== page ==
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Reply to
cavelamb himself
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Calculating Where Home Prices Will Land
A superbly well researched article. Another great one from NY times.
Reply to
Ignoramus32289
Thanks for the heads up.
Problem is that you can cherry pick most any value you like.
The long term rule of 2 to 2_1/2 X household earnings for the maximum house price, with [downward] adjustments for other debts such as automobile, student loan and credit card, still seems to be valid.
As I indicated in another post, examination of the available MSA [metro statistical area] data indicates that in many areas, mainly the bubble areas, a household would still have to be in the top 8th and in many cases the top 9th income deciles [top 20% and top 10%] of the region to afford even the median [1/2 sell for more, 1/2 sell for less] priced home.
As John and Ed have pointed out, when you have a consumer based economy, it is very foolish to cut the individual and family disposable real income, particularly when the consumers are already borrowed to the hilt, whether by lowering wages, cutting benefits or raising taxes and interest rates.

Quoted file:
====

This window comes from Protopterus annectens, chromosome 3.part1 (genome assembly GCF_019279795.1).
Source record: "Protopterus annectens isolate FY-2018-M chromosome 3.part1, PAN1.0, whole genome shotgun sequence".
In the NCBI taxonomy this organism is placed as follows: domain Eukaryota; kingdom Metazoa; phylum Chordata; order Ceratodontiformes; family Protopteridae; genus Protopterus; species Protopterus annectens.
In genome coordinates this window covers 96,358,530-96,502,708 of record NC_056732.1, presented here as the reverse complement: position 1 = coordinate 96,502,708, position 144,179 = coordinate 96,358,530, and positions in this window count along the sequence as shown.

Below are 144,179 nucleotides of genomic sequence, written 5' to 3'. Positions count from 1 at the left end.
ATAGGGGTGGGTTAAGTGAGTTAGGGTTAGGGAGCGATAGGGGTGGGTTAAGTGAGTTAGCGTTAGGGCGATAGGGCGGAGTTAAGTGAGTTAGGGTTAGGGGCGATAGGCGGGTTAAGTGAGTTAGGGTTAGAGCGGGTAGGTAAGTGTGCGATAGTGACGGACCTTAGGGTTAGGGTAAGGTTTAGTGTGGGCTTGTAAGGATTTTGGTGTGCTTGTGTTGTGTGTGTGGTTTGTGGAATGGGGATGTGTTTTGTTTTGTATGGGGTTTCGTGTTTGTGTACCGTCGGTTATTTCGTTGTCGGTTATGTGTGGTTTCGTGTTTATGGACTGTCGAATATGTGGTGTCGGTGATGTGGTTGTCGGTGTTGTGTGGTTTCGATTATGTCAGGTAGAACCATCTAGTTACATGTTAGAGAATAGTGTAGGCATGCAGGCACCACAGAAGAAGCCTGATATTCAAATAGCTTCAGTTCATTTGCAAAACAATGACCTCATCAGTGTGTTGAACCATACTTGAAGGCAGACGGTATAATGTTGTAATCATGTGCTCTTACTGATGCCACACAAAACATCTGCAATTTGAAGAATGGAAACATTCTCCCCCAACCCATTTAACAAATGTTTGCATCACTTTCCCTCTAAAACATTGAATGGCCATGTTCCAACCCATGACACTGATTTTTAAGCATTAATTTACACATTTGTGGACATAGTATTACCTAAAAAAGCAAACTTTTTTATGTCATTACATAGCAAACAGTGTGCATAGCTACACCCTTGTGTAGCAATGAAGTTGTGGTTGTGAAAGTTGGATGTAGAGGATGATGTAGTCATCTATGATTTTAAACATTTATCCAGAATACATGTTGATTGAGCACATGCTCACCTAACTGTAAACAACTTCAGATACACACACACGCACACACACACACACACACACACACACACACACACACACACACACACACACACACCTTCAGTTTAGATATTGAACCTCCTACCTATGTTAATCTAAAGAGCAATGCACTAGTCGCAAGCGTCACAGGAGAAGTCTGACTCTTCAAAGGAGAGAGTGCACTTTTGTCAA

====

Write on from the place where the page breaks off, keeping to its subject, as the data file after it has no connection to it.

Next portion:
Unka' George [George McDuffee] ------------------------------------------- He that will not apply new remedies, must expect new evils: for Time is the greatest innovator: and if Time, of course, alter things to the worse, and wisdom and counsel shall not alter them to the better, what shall be the end?
Francis Bacon (1561-1626), English philosopher, essayist, statesman. Essays, "Of Innovations" (1597-1625).
Reply to
F. George McDuffee
========== Looks like you nailed it in your area. [65% drop!!!!]
------------------- California Home Sales Revive, But Not Without Intense Pain By MICHAEL CORKERY and JONATHAN KARP LOS BANOS, Calif. -- In this California city, one of the hardest hit in the national housing crash, there's good news: Homes are starting to sell again.
Across hard-hit California, sales volumes rose 65% in September compared with a year ago, said MDA DataQuick, a San Diego-based real-estate information service. The bad news is that the latest round of sales is unleashing another round of pain in cities such as Los Banos, a commuter community in California's Central Valley. ==>With home prices already down 66% from their peak here,
Reply to
F. George McDuffee
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Remember that Fitch is one of the 3 rating agencies that had been saying all along that Wall Street was entirely on a safe path, and there was no undue risk. They were being grilled on Capitol Hill yesterday and today over their failure to discern anything wrong in the investment market.
I'd be very leery of making any decisions based on utterances from such a clueless or corrupt outfit. (My guess is it is the latter.)
Jon
Reply to
Jon Elson